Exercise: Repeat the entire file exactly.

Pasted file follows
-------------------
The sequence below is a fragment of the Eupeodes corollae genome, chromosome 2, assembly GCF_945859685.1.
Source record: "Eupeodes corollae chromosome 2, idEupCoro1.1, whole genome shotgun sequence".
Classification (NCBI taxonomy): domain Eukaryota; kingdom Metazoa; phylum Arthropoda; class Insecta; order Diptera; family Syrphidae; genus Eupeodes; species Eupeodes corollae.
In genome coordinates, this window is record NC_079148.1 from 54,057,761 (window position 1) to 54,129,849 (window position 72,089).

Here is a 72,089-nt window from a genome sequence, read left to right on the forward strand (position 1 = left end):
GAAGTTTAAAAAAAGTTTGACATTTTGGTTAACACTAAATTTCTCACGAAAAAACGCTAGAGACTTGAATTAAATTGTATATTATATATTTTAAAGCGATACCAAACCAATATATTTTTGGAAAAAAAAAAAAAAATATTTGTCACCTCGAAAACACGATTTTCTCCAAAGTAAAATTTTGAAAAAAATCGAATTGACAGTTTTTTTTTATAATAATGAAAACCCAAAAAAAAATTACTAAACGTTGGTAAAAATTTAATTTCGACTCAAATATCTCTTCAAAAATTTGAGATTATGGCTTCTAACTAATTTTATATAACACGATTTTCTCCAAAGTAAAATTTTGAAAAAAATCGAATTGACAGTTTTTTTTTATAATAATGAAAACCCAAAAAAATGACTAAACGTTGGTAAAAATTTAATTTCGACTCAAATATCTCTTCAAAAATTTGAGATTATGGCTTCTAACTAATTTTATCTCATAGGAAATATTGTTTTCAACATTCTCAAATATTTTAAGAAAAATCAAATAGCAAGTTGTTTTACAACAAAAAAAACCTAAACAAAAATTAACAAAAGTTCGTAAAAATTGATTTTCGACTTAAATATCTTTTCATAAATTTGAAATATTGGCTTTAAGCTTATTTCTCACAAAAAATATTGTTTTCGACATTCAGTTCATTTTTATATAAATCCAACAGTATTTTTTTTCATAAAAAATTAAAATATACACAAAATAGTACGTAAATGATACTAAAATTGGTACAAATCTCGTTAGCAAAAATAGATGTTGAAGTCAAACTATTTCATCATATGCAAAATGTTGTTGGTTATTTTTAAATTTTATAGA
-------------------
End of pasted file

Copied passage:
The sequence below is a fragment of the Eupeodes corollae genome, chromosome 2, assembly GCF_945859685.1.
Source record: "Eupeodes corollae chromosome 2, idEupCoro1.1, whole genome shotgun sequence".
Classification (NCBI taxonomy): domain Eukaryota; kingdom Metazoa; phylum Arthropoda; class Insecta; order Diptera; family Syrphidae; genus Eupeodes; species Eupeodes corollae.
In genome coordinates, this window is record NC_079148.1 from 54,057,761 (window position 1) to 54,129,849 (window position 72,089).

Here is a 72,089-nt window from a genome sequence, read left to right on the forward strand (position 1 = left end):
GAAGTTTAAAAAAAGTTTGACATTTTGGTTAACACTAAATTTCTCACGAAAAAACGCTAGAGACTTGAATTAAATTGTATATTATATATTTTAAAGCGATACCAAACCAATATATTTTTGGAAAAAAAAAAAAAAATATTTGTCACCTCGAAAACACGATTTTCTCCAAAGTAAAATTTTGAAAAAAATCGAATTGACAGTTTTTTTTTATAATAATGAAAACCCAAAAAAAAATTACTAAACGTTGGTAAAAATTTAATTTCGACTCAAATATCTCTTCAAAAATTTGAGATTATGGCTTCTAACTAATTTTATATAACACGATTTTCTCCAAAGTAAAATTTTGAAAAAAATCGAATTGACAGTTTTTTTTTATAATAATGAAAACCCAAAAAAATGACTAAACGTTGGTAAAAATTTAATTTCGACTCAAATATCTCTTCAAAAATTTGAGATTATGGCTTCTAACTAATTTTATCTCATAGGAAATATTGTTTTCAACATTCTCAAATATTTTAAGAAAAATCAAATAGCAAGTTGTTTTACAACAAAAAAAACCTAAACAAAAATTAACAAAAGTTCGTAAAAATTGATTTTCGACTTAAATATCTTTTCATAAATTTGAAATATTGGCTTTAAGCTTATTTCTCACAAAAAATATTGTTTTCGACATTCAGTTCATTTTTATATAAATCCAACAGTATTTTTTTTCATAAAAAATTAAAATATACACAAAATAGTACGTAAATGATACTAAAATTGGTACAAATCTCGTTAGCAAAAATAGATGTTGAAGTCAAACTATTTCATCATATGCAAAATGTTGTTGGTTATTTTTAAATTTTATAGA